2010 was a busy year at Retraction Watch. (Well, actually the first seven months of it weren’t busy at all, since we didn’t launch until August.) We’ve published 88 posts, an average of about four per week.
I confess that when Retraction Watch appeared, I predicted (silently, so nobody could catch me on it later) that it would die a slow death, because there would be too few retractions to justify paying attention to this worthy but misguided endeavor.
For what must surely be the first time in my reporting career, I was wrong.
We have a little more information on the lab-tech case out of the University of Chicago that we reported on last week. A brief summary: The journal Small retracted a 2007 paper on a method of producing insulin-secreting cells after one of the co-authors, a technician named Matthew Connors, was found to have fabricated a key figure. Connors has had a long career as a lab tech and his name has appeared on several published articles.
The European Respiratory Journal (ERJ) is retracting a paper about whether mothers with asthma are more likely to have poor birth outcomes, after the journal found it overlapped with an earlier paper by the same group. The ERJ paper was published online on June 18, 2010.
Earlier this month, we reported that a group led by Jicun Ren, of Shanghai Jiaotong University, had retracted a paper in the Journal of the American Chemical Society (JACS) on a way to measure the concentration of gold nanoparticles. Turns out they are also retracting a very similar paper about silver nanoparticles published in the January 18, 2010 issue of Chemistry: A European Journal.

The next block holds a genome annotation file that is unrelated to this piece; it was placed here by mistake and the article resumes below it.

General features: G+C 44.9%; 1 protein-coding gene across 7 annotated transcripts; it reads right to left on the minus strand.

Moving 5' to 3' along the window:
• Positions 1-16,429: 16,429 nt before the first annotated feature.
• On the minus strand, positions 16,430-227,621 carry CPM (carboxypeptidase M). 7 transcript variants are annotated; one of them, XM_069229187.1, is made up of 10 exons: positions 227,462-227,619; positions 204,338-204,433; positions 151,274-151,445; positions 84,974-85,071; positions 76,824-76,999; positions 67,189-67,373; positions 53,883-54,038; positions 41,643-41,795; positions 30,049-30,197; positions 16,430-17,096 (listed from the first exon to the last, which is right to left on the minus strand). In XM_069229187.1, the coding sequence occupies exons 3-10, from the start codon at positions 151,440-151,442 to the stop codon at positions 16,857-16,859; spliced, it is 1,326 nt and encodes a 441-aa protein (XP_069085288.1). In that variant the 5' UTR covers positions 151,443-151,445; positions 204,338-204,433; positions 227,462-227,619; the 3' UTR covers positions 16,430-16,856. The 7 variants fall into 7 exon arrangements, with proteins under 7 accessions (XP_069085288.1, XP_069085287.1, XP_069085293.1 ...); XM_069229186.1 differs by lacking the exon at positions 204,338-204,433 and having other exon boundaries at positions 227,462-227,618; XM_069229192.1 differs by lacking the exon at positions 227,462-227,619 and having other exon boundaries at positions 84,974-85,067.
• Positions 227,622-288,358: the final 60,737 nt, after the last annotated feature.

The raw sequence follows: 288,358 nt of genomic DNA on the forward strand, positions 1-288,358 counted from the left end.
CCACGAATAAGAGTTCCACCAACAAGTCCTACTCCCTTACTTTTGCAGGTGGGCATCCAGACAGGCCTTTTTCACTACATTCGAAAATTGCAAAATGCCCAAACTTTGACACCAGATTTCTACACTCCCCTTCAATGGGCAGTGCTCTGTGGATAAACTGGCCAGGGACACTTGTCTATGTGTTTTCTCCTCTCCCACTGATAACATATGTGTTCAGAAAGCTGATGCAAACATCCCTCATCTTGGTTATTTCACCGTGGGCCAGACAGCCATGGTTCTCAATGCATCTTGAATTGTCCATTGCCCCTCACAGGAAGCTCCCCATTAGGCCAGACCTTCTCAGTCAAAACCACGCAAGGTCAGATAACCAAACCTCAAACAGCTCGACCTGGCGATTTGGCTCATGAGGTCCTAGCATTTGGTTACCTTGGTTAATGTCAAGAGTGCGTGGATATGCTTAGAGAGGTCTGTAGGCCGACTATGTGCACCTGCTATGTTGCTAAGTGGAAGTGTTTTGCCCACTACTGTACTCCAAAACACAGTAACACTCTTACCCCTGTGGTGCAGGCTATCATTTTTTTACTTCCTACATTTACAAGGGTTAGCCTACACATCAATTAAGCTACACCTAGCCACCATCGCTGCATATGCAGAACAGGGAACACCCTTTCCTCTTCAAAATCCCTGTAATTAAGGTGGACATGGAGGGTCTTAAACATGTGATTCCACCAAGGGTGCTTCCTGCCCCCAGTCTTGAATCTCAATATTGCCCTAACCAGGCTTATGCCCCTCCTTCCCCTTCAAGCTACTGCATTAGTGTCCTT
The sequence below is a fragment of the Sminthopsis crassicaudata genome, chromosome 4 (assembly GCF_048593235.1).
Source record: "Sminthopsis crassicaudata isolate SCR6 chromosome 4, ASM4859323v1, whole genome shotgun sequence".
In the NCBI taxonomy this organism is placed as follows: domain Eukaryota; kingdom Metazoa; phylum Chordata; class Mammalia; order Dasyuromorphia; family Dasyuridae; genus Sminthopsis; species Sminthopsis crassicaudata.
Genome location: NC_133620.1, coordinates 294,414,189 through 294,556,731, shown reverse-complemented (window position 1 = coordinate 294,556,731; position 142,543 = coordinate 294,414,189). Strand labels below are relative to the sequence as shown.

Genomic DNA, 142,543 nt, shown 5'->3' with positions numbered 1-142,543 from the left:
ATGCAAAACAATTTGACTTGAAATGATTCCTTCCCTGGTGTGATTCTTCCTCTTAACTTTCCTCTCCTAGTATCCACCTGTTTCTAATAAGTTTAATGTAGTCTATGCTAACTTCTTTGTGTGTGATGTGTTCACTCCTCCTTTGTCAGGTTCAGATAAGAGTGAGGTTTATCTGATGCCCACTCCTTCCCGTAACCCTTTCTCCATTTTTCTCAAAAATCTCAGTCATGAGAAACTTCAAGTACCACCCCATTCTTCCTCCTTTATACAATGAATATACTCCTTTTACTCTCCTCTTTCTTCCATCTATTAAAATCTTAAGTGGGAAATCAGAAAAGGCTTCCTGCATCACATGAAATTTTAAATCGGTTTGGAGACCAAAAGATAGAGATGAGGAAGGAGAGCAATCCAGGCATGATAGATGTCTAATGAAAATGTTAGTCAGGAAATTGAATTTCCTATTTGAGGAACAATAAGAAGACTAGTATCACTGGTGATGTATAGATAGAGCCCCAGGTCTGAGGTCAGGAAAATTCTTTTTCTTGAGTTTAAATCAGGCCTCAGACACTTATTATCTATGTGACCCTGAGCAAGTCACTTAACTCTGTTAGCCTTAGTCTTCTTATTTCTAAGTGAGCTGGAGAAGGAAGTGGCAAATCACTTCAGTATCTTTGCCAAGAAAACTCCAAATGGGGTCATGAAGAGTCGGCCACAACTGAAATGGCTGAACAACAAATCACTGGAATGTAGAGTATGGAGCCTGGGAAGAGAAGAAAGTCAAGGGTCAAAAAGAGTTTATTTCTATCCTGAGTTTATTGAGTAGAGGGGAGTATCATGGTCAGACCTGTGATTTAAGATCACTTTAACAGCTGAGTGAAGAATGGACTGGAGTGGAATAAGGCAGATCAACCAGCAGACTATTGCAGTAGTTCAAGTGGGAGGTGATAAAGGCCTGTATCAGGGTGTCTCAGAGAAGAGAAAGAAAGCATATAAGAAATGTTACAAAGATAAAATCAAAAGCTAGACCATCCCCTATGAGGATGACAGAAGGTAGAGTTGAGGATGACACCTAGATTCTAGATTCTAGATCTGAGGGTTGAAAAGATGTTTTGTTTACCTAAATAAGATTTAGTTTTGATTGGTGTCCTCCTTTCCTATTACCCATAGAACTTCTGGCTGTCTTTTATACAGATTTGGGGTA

A leading Japanese virologist has received a 10-year publishing ban from the American Society of Microbiology after many of his published articles were found to have evidence of data manipulation.
In its January 2011 issue, Infection and Immunity, an ASM title, is retracting five articles by the researcher, Naoki Mori, of the University of Ryukyus in Okinawa. The articles, published between 2000 and 2009, involve work on Helicobacter pylori which Nori conducted with co-authors from the United States and elsewhere. Some of the studies listed co-authors from drug companies, including Merck and Boehringer Ingelheim, although it’s not clear whether the companies helped support any of the research.
Readers of this blog are aware that many of the retractions we’ve covered involve the misadventures of post-docs. That makes some superficial sense: post-docs, after all, are trainees, and therefore might be more likely to make mistakes. They’re also hungry to break into their chosen specialty, and how better to do that than by producing spectacular results? (None of this is to say that post-docs are by nature incompetent or venal — only that the raw ingredients exist for typecast villainy.)
But one figure about whom we haven’t written (to the best of our knowledge) is the career lab tech — until today.
In fact, their initial public offering (IPO) happened today, and you can follow the price of their stock — listed on the Stockholm Stock Exchange as WNT — here. But what we learned when we looked into the IPO was that it was originally scheduled for late November, and was delayed because of the retraction.